Berlin-based artist Hans Hemmert (famous for his work with balloons) threw a party where guests wore shoe-extenders to make them all the same height of 2 meters. Aside from bringing the partygoers all to a common eye level (and eliminating the awkward postures of party talk between the tall and the short), the gathering is lent an infographic nature by the shoes: all made from blue foam, the person's real height is read in the visual uniformity of the sole instead of at the head—like a walking bar graph.
This (completely underpublished) project, entitled "Level," is from 1997, produced for the Personal Absurdities show at the Galerie Gebauer Berlin. Finding it now, in 2010, I can't help but read it as a design event, getting directly at the basic qualities that shape our interactions with others—what does it mean when we all share one height?
Hans Hemmert is part of the art collective Inges Idee. Check out their site for more amazing projects in public space.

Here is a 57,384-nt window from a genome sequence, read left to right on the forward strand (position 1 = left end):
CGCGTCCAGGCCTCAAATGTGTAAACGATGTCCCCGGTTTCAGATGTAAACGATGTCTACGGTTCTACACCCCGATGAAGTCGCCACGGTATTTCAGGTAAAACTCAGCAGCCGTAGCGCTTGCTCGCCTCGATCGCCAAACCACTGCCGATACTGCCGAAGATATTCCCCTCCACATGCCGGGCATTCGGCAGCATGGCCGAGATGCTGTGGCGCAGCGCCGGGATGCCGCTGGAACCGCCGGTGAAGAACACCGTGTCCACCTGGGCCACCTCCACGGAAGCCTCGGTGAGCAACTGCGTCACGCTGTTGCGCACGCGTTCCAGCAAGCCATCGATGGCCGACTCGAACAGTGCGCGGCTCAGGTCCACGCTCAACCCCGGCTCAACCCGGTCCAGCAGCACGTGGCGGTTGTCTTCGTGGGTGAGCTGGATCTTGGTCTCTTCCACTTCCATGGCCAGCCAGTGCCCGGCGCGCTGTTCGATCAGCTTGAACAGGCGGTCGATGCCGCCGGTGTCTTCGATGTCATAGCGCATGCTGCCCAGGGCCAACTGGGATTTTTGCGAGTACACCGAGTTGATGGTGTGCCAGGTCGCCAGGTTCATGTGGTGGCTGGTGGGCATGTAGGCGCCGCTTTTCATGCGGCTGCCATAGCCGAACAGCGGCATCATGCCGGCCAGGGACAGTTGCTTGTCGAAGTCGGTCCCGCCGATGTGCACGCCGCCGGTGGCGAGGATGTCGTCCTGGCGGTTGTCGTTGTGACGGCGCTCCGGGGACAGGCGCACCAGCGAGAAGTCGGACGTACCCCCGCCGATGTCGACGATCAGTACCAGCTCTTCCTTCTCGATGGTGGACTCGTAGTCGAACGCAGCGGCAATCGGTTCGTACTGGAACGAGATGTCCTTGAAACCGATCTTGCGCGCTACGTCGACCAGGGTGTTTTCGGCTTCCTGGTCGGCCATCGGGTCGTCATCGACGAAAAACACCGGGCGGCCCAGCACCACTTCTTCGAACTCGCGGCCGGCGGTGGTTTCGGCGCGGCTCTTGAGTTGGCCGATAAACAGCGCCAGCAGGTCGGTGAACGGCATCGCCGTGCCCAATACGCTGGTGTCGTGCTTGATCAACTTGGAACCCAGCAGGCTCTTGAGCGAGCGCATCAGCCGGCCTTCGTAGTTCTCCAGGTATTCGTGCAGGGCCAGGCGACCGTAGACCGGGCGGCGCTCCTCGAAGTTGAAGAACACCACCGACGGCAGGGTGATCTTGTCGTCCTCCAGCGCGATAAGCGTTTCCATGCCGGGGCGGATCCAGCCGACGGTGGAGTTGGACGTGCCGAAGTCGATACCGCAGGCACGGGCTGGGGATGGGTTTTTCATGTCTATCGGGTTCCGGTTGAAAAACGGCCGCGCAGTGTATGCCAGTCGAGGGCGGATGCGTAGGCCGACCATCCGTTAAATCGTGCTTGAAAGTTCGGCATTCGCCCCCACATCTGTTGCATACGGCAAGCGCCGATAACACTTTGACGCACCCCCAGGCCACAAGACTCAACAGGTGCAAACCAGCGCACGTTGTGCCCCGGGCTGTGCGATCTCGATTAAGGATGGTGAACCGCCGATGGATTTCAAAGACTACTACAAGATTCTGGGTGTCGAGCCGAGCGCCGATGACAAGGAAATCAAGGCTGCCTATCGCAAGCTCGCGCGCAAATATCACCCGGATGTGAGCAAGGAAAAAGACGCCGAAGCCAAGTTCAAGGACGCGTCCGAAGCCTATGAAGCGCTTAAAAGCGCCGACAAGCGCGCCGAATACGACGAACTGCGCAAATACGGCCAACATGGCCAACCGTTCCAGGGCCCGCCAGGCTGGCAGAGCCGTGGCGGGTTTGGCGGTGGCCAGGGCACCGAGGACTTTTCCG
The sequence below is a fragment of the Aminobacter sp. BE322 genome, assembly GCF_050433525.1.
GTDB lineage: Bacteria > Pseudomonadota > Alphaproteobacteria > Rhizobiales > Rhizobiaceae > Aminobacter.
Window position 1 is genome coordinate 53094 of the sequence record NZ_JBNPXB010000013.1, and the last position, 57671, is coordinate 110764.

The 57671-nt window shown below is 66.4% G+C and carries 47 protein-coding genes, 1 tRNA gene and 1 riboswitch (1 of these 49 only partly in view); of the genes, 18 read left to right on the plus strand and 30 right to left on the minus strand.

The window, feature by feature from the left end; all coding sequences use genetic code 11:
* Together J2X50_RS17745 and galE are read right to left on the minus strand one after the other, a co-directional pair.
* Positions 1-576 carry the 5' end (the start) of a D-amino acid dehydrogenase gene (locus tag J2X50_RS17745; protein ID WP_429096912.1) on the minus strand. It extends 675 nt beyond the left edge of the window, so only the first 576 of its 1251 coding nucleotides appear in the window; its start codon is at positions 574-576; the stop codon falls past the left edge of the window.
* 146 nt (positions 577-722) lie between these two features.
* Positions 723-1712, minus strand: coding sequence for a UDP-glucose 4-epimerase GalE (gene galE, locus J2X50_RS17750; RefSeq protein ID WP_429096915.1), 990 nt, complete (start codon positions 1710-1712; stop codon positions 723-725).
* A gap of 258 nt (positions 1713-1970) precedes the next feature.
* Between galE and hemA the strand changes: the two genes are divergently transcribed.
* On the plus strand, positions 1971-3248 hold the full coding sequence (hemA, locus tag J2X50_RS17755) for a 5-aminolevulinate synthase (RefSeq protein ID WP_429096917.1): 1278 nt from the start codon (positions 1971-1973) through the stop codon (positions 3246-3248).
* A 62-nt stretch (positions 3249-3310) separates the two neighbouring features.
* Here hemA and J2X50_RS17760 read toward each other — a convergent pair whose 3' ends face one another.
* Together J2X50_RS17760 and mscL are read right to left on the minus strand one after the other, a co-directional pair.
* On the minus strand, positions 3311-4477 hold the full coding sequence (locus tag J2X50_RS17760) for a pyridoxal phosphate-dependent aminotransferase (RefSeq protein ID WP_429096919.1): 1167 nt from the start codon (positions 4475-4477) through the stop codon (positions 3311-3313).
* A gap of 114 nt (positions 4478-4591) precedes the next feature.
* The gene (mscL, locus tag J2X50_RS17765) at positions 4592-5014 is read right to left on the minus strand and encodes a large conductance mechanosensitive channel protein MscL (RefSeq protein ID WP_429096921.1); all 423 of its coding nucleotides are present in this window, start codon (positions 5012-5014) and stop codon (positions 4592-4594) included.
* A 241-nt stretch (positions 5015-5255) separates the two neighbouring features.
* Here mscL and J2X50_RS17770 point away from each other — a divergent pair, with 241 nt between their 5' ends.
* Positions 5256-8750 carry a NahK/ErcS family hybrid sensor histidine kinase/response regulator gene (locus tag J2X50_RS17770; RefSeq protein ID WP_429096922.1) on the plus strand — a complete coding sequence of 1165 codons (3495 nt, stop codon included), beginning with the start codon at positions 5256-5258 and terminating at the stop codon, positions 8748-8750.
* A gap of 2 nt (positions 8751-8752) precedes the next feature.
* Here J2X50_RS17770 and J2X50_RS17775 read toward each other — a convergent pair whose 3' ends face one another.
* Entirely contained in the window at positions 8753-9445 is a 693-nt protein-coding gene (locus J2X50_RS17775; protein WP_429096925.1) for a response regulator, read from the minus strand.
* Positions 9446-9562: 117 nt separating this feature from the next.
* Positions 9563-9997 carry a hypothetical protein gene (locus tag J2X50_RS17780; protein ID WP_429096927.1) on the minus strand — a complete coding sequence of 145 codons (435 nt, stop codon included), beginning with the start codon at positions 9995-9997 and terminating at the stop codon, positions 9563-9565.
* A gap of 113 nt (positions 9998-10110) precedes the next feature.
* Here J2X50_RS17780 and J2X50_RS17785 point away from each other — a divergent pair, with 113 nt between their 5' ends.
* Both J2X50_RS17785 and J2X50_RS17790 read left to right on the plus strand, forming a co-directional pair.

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it's a great concept though! I'm only about 5'6" and would love an opportunity to find myself "eye-to-eye" with the entire crowd at a party.
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I think you'll find that what short people want is to be happy. It would be a very happy person whose greatest worry was their height.
Starting around 2.26 or so. Hilarious.
What do you think you know about art? 'Knowledge' of art is the perception of it, and all these posts are perfectly valid perceptions of the concept. Go drink a designer cocktail together.
btw Pepin the fogged floor is a great idea.
My shoes will the pair from the bottom row!
I'm not sure if that is a good or bad thing.
I guess lifting short people up is better than lopping off the feet of taller people.
A friend is 2 meters tall, so she would have to go in bare feet. The bad design problem she faces every day are things that don't fit. She compensates, but we need variable depth holes in the floors:-)
so if designers need a challenge ...